So much for the equity risk premium. “Boring” bonds have outperformed stocks over the past three decades, according to a report this week, turning economic theory on its head.

Bonds recently surpassed stocks’ long-term performance over the last 30 years, Matt Krantz for USA Today reports.

“No one thought the tortoise could catch up, and it just did,” Ken Winans of Winans International said.

In 2011, the Ibbotson Associates SBBI bonds index, a broad bond index, vaulted 28%. In contrast, the S&P 500 returned 2.1% with dividends. The bond index also outperformed stocks over the past 10 and 20 years.

Additionally, the bond index showed an average 11.03% annual return over the past 30 years, whereas stocks averaged 10.98%.

The iShares Barclays Aggregate Bond (NYSEArca: AGG) and Vanguard Total Bond Market ETF (NYSEArca: BND) both tacked on over 7% in 2011, while the SPDR S&P 500 (NYSEArca: SPY) gained 2%.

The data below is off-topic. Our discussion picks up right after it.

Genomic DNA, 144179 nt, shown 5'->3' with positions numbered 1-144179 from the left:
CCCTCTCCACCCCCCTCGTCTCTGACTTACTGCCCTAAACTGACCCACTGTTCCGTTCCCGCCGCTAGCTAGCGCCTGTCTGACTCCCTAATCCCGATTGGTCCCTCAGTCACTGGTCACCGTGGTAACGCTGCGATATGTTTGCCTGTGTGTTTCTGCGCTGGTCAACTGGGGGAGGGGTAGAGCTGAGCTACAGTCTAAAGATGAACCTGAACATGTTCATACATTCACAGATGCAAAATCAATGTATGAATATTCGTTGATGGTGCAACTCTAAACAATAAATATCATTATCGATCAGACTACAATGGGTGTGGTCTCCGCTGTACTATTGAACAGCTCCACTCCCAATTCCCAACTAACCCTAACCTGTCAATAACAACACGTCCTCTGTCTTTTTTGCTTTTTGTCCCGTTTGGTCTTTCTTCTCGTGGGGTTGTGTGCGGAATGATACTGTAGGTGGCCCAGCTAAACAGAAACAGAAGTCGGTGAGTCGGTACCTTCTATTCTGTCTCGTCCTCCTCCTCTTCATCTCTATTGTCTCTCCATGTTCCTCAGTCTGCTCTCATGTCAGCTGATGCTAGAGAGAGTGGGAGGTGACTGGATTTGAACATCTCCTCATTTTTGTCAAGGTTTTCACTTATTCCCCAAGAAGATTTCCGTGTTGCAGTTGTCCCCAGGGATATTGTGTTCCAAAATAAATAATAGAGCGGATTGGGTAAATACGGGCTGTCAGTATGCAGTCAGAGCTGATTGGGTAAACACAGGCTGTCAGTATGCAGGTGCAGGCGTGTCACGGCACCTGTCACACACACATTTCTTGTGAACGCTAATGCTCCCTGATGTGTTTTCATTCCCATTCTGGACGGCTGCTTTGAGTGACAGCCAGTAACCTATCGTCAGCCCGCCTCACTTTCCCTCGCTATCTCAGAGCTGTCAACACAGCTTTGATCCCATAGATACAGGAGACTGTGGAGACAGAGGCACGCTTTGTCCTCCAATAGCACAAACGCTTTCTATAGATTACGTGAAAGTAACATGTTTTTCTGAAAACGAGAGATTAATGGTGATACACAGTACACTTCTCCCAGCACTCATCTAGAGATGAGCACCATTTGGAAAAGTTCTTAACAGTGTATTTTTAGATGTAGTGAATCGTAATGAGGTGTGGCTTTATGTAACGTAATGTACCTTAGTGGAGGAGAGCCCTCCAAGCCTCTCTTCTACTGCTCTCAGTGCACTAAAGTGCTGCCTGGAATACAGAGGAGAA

After taking on double-digit losses in four instances since the tech bubble, investors are more conservative. Additionally, the baby boomer generation is easing into retirement, and they are taking on less risk and more income generating assets, Winan added.

“People are looking at the (stock market) and seeing the casino component,” Bill Larkin of Cabot Money Management, said in the USA Today article. “They’ve taken big hits.”

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